Investing much like any other activity is dependent on the tools you use. You can start fishing with a string or hunting with a rock but your success will be severally limited if you do that. The same is true for investing.
In investing the tool you use is your knowledge inventory, the bigger it is the more likely your success will be. From my own inventory these are some of the most useful books i can recommend.
Investing for Dummies
There are many iterations of this book and they do a good job presenting the market to a new investor. Very much a bare bones minimum investment book. Great for those who know NOTHING about investing and investment types. Good reading book either way
The Intelligent Investor
A book that guided the investing career of the most famous investor of all times Warren Buffet. An eternal classic. It is not a book that promises ‘How to become rich…’ or ‘Mastering Stock market in a week….’ or ‘Beating the market made easy…’ . The book teaches three powerful lessons of how one can:
– minimize the odds of suffering irreversible losses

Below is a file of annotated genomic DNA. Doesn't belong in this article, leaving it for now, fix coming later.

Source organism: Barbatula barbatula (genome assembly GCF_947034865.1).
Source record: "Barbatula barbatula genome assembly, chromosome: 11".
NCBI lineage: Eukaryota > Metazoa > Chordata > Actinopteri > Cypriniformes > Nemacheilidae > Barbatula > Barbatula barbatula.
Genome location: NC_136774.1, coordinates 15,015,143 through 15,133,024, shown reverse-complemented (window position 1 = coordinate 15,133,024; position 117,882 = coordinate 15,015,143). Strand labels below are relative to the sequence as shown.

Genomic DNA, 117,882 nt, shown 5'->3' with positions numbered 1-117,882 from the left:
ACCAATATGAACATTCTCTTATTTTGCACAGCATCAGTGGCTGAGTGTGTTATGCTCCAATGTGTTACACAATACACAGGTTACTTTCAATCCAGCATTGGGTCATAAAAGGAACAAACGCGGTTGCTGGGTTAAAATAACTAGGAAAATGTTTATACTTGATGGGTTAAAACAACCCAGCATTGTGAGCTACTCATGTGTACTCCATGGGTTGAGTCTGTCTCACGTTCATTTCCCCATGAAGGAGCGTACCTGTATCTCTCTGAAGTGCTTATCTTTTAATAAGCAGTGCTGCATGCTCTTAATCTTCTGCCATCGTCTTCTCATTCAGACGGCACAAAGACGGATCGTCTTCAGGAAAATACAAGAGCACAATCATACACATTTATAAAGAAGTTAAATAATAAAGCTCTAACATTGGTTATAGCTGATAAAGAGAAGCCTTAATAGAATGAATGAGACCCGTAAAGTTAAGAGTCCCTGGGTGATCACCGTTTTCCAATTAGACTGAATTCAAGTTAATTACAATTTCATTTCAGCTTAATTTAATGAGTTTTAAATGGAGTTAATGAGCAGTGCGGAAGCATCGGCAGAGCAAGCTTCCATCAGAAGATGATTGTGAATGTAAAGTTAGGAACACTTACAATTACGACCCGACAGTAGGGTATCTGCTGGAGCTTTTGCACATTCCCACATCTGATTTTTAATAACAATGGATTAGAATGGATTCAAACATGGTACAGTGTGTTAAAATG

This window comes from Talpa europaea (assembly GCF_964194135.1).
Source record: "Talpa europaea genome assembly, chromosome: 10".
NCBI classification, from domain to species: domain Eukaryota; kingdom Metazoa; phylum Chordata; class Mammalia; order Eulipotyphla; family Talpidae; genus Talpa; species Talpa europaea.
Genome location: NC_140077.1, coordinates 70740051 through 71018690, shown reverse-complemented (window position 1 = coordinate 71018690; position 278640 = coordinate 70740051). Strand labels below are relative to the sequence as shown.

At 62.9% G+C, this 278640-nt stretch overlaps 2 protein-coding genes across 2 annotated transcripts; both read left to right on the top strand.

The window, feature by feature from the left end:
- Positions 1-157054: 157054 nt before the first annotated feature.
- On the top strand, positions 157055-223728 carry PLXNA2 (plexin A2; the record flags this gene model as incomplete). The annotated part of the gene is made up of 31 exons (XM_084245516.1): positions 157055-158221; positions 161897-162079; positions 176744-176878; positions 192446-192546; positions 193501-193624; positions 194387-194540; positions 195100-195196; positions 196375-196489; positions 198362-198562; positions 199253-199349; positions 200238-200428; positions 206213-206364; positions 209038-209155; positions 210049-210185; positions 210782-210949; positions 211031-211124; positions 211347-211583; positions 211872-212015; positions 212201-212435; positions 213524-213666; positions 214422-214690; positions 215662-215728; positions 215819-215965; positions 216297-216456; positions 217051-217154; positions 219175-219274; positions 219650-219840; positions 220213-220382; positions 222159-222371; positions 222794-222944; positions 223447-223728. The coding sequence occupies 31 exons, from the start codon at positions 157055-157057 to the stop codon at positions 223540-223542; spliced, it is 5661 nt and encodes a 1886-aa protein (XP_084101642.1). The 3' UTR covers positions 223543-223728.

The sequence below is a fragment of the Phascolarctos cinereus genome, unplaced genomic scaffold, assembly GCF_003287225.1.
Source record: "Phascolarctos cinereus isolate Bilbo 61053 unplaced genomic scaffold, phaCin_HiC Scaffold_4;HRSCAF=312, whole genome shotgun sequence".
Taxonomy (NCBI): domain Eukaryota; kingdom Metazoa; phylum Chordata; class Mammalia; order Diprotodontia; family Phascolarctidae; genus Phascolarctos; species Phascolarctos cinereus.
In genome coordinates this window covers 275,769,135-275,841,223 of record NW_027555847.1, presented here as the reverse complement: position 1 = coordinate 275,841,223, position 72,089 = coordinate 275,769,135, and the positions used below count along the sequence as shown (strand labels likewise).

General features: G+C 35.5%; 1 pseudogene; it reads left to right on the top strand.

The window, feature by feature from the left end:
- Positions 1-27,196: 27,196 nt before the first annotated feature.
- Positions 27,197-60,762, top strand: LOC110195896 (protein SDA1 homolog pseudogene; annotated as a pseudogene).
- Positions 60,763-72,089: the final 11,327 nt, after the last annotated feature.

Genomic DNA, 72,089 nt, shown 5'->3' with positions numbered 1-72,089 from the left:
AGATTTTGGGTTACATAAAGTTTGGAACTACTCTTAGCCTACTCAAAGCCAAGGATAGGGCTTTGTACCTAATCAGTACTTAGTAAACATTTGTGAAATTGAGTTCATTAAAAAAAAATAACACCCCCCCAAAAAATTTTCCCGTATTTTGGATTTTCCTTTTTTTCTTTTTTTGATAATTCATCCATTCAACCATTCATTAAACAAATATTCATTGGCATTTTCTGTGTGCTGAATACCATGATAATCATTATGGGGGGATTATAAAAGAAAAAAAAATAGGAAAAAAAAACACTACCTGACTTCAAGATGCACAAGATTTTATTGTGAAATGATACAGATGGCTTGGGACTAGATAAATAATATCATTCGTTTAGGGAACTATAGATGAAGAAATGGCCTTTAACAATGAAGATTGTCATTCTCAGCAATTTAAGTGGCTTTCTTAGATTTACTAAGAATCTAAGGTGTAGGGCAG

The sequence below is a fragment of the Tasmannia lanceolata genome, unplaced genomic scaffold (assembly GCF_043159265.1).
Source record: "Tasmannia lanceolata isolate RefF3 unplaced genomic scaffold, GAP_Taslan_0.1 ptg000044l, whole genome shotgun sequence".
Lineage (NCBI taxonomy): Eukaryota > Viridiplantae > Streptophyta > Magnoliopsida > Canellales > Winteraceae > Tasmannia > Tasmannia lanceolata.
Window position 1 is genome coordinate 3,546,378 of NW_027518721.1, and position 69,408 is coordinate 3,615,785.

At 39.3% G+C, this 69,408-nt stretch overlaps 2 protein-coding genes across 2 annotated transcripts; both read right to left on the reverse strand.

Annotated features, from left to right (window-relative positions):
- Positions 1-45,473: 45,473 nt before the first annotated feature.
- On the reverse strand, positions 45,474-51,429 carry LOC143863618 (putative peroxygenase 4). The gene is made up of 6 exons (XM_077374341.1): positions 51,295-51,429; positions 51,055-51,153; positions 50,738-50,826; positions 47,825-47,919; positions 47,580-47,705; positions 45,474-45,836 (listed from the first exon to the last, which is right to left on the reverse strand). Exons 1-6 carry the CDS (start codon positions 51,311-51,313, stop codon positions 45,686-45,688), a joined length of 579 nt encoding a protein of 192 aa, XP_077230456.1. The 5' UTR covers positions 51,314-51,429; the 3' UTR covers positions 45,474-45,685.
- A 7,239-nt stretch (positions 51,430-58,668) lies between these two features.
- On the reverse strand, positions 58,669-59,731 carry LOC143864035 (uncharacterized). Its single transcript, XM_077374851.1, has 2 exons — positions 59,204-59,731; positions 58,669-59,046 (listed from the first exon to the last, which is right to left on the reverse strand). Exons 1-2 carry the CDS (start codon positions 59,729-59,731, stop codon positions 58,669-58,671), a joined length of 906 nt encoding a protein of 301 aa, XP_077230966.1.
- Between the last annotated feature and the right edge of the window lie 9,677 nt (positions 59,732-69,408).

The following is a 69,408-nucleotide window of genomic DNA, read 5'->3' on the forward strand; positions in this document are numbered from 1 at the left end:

– maximize the chance of achieving sustainable gains
– practice emotional control and behavior to help the investor achieve full potential.
Technical Analysis of Financial Markets
The bible of technical analysis, it explains a large part of the tools you can use and why you might need to use them. Creeping up on 20 years old and just as relevant today as ever, it does not disappoint. The methods are timeless and presented clearly with examples and graphics. Excellent book to keep handy while placing trades as a beginner.
Elliott Wave Principle: A Key to Market Behavior
Much like Dow theory it tries to define the repetitive structure of a market. Most advise we get on investing runs along the lines of “buy low, sell high.” But how do you know if a price is relatively low or high? The answer lies in your ability to decipher human behavior and its relation to market dynamics. As it turns out, the mood of market making has a cycle that can be identified and studied. This book won’t tell you what to buy and when, but it will help you determine suitable situations where the odds of being right will be in your favor.
Japanese Candlestick Charting Techniques
It is the authoritative reference on candlestick charting, and required reading for the CMT exam. The author does an outstanding job of demystifying the names and patterns of the Japanese technique. He ties them to market psychology – always important in charting – and their Western counterparts. Also covers basic TA like oscillators, divergence, etc.